Did you know Hitler's propaganda machine tried to commandeer Christmas?

November 17, 2009 by  
Filed under Patrick's Blog



Neither did I. And that’s why this article in today’s
Daily Mail online caught my eye and raised my eyebrows.


This insidious effort on the part of the Nazis to superimpose their own atheistic symbols and thought categories onto Christendom’s ancient Christian symbols associated with the celebration of the Nativity of Christ was ultimately a failure, mainly because the Nazis were beaten by the Allies before this program of “re-education” could gain traction and take effect. But it is a good reminder that one of Hitler’s prime directives was to do everything in his power to neutralize the Catholic Church, a force which he clearly understood to be the most formidable non-military obstacle standing in the way of the Reich’s quest for total domination of Europe and beyond.

Well, happy holidays, Adolph. Your little scheme didn’t work out the way you had planned, now did it?

P.S. Sadly, where Hitler failed, the modern Western media and merchandise complex has succeeded. But that’s another post for another time.

Nazi Germany celebrated Christmas without Christ with the help of swastika tree baubles, ‘Germanic’ cookies and a host of manufactured traditions, a new exhibition has shown.

The way the celebration was gradually taken over and exploited for propaganda purposes by Hitler’s Nazis is detailed in a new exhibition.


Rita Breuer has spent years scouring flea markets for old German Christmas ornaments.

She and her daughter Judith developed a fascination with the way Christmas was used by the atheist Nazis, who tried to turn it into a pagan winter solstice celebration.


Selected objects from the family’s enormous collection have gone on show at the National Socialism Documentation Centre in Cologne.

‘Christmas was a provocation for the Nazis – after all, the baby Jesus was a Jewish child,’ Judith Breuer told the German newspaper Spiegel. ‘The most important celebration in the year didn’t fit with their racist beliefs so they had to react, by trying to make it less Christian.’

The exhibition includes swastika-shaped cookie-cutters and Christmas tree baubles shaped like Iron Cross medals.


The Nazis attempted to persuade housewives to bake cookies in the shape of swastikas, and they replaced the Christian figure of Saint Nicholas, who traditionally brings German children treats on December 6, with the Norse god Odin.


The symbol that posed a particular problem for the Nazis was the star, which traditionally decorates Christmas trees. . . . (continue reading)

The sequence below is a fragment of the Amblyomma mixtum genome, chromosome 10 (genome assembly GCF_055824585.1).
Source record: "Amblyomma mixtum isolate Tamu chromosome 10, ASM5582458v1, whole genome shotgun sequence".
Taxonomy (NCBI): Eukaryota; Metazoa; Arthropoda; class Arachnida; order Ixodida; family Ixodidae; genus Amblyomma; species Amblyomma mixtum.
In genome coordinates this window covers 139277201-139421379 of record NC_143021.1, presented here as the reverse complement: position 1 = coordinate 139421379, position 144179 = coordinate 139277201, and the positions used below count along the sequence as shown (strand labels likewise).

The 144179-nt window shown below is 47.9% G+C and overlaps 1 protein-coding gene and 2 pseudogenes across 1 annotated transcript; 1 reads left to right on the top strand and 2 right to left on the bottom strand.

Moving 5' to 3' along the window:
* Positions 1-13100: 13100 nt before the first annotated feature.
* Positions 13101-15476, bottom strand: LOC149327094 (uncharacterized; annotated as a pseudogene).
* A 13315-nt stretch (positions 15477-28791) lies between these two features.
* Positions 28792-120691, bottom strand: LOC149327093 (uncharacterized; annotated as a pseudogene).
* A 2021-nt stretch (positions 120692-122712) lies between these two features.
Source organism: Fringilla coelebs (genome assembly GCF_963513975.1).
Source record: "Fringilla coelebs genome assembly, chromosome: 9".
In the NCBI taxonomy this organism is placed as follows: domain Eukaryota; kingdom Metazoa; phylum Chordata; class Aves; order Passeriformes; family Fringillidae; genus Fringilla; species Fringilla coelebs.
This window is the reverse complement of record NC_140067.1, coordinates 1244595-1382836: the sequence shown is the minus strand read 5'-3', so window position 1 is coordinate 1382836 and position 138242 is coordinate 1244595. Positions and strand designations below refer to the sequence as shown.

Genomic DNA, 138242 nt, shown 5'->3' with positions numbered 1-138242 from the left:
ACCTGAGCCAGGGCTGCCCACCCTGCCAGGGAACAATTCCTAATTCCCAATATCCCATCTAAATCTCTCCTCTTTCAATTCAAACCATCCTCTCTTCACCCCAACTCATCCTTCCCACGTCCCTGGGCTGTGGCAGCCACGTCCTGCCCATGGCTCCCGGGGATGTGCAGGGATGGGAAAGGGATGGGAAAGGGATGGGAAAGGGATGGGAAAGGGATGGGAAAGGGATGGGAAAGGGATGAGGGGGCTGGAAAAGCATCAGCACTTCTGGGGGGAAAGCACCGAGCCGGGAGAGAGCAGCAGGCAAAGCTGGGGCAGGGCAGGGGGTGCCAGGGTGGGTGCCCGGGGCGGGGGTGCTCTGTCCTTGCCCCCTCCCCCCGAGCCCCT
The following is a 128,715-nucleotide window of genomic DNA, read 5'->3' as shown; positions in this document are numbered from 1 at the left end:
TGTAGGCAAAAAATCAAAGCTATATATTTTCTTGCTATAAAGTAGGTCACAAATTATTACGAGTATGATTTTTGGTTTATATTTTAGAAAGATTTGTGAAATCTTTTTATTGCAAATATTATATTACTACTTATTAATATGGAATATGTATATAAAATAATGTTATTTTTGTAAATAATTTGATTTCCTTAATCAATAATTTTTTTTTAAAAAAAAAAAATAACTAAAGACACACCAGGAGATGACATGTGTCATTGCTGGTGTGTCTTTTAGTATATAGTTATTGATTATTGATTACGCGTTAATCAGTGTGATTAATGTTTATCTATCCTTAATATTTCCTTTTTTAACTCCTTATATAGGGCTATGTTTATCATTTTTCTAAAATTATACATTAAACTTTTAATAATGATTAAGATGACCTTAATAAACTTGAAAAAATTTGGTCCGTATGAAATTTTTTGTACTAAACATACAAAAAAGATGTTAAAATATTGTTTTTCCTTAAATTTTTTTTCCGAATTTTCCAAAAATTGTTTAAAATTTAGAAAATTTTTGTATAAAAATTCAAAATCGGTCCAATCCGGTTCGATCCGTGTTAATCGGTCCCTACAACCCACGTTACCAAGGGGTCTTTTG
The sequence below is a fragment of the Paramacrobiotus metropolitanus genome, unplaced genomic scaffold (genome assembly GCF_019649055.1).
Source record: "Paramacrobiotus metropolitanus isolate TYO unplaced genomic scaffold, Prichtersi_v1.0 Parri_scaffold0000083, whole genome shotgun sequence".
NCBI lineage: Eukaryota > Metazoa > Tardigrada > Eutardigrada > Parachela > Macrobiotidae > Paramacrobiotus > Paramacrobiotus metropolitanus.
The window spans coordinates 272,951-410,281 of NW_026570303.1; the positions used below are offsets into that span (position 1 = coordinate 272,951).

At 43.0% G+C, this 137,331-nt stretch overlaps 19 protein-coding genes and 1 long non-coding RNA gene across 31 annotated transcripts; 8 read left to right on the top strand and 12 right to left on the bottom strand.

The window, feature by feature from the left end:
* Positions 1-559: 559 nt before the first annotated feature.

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5 Responses to “Did you know Hitler's propaganda machine tried to commandeer Christmas?”
  1. The Grumpy Cleric says:

    Yes, I did know. I would hope most people would know that.

  2. Éamonn says:

    "Gott mit uns" was a holdover from the Prussian and then Imperial German state mottoes. It was held on to by the German army because Hitler didn't want to annoy the officer corps unnecessarily. (The Waffen SS notably used the motto Meine Ehre heißt Treue – My Honour is Loyalty.) Hitler, at Goebels suggestion, referred in his speeches not to God but to Providence; religious sounding but with no real content. In terms of a single transcendent God, which is what western culture takes "God" to mean, the Nazis were in fact atheists. That they held to a bastardised form of transcendence is neither here nor there.

  3. Helgi says:

    I don't think the Nazis were atheists at all. After all the belt buckles of the German soldiers had the inscription "Gott mit uns", "God with us". Hitler frequently spoke of God in his speeches, how he (Hitler) was sent by God to save his (German) people. The Nazis were infatuated with everything "aryan" so the Nordic mythology was very interesting to them, but "pagan" does not equal "atheist." They still believe in the supernatural, they're just not Christian. The Swastica is a religious symbol, a pagan one indeed but definitely a religious symbol nonetheless.

    I can very well imagine them trying to bring Christmas back to the pagan roots (I'm a Christian myself and I celebrate Christmas, but there's no denying that pagan's did celebrate "Yule" when light conquered darkness), simply because they preferred all things Nordic and Aryan.

    So, a very interesting historical fact that one doesn't hear much about, the Nazis tried to steal Christmas!
    But they weren't atheists, that was just what I wanted to say.

    Happy soon coming Christmas! :D

  4. Ismael says:

    Nationalsozialismus is the pinnacle of egocentrical humanism.

    The Nazi regime tried to suppress Christianiti (and especially Catholicism, of which Hitler was higly critical) create the so-called 'Positive Christianity': a form of Christianity that followed the Nazi ideology and was basically the opposit of orthodox Catholic or Protestant Christianity.

    Hitler als stated that those who preached love and tollerance were slaves of false religions.

    As E. Davidson (a historian) stated that the dogma of Nazi 'religion' were radically anti-religious.

  5. Nick says:

    Some scholars believe Hitler was a woman.

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